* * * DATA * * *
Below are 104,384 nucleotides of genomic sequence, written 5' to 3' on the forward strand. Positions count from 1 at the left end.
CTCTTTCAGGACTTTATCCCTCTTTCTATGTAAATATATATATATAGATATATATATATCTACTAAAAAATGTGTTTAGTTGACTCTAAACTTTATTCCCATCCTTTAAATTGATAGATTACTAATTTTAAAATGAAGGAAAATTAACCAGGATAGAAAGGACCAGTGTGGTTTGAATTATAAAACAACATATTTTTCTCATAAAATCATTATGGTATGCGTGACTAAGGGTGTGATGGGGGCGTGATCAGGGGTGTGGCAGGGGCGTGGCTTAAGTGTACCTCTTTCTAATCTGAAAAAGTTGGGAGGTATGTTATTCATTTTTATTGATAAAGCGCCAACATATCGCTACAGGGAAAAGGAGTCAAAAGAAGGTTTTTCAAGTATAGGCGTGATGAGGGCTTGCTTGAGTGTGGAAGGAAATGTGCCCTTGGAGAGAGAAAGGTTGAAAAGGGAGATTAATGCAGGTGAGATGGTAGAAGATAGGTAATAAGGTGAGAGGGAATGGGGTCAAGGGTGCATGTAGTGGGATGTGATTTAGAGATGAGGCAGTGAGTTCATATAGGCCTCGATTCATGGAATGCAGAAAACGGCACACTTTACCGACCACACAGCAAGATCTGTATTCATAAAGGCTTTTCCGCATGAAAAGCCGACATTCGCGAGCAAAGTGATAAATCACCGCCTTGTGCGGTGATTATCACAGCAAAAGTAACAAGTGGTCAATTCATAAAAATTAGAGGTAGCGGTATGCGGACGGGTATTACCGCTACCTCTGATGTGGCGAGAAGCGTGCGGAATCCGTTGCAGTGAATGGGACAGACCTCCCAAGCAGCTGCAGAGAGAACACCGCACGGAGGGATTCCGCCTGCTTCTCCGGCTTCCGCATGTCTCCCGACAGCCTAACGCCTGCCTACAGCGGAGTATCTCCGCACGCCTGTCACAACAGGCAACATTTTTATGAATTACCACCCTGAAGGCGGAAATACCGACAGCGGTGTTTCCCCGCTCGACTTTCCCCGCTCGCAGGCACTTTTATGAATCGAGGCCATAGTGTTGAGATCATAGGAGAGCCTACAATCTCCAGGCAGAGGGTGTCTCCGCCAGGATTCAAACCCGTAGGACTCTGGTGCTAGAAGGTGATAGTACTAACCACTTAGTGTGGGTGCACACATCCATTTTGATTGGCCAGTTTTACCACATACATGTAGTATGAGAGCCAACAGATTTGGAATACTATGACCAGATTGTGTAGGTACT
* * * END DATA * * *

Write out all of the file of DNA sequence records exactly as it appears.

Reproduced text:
Below are 104,384 nucleotides of genomic sequence, written 5' to 3' on the forward strand. Positions count from 1 at the left end.
CTCTTTCAGGACTTTATCCCTCTTTCTATGTAAATATATATATATAGATATATATATATCTACTAAAAAATGTGTTTAGTTGACTCTAAACTTTATTCCCATCCTTTAAATTGATAGATTACTAATTTTAAAATGAAGGAAAATTAACCAGGATAGAAAGGACCAGTGTGGTTTGAATTATAAAACAACATATTTTTCTCATAAAATCATTATGGTATGCGTGACTAAGGGTGTGATGGGGGCGTGATCAGGGGTGTGGCAGGGGCGTGGCTTAAGTGTACCTCTTTCTAATCTGAAAAAGTTGGGAGGTATGTTATTCATTTTTATTGATAAAGCGCCAACATATCGCTACAGGGAAAAGGAGTCAAAAGAAGGTTTTTCAAGTATAGGCGTGATGAGGGCTTGCTTGAGTGTGGAAGGAAATGTGCCCTTGGAGAGAGAAAGGTTGAAAAGGGAGATTAATGCAGGTGAGATGGTAGAAGATAGGTAATAAGGTGAGAGGGAATGGGGTCAAGGGTGCATGTAGTGGGATGTGATTTAGAGATGAGGCAGTGAGTTCATATAGGCCTCGATTCATGGAATGCAGAAAACGGCACACTTTACCGACCACACAGCAAGATCTGTATTCATAAAGGCTTTTCCGCATGAAAAGCCGACATTCGCGAGCAAAGTGATAAATCACCGCCTTGTGCGGTGATTATCACAGCAAAAGTAACAAGTGGTCAATTCATAAAAATTAGAGGTAGCGGTATGCGGACGGGTATTACCGCTACCTCTGATGTGGCGAGAAGCGTGCGGAATCCGTTGCAGTGAATGGGACAGACCTCCCAAGCAGCTGCAGAGAGAACACCGCACGGAGGGATTCCGCCTGCTTCTCCGGCTTCCGCATGTCTCCCGACAGCCTAACGCCTGCCTACAGCGGAGTATCTCCGCACGCCTGTCACAACAGGCAACATTTTTATGAATTACCACCCTGAAGGCGGAAATACCGACAGCGGTGTTTCCCCGCTCGACTTTCCCCGCTCGCAGGCACTTTTATGAATCGAGGCCATAGTGTTGAGATCATAGGAGAGCCTACAATCTCCAGGCAGAGGGTGTCTCCGCCAGGATTCAAACCCGTAGGACTCTGGTGCTAGAAGGTGATAGTACTAACCACTTAGTGTGGGTGCACACATCCATTTTGATTGGCCAGTTTTACCACATACATGTAGTATGAGAGCCAACAGATTTGGAATACTATGACCAGATTGTGTAGGTACT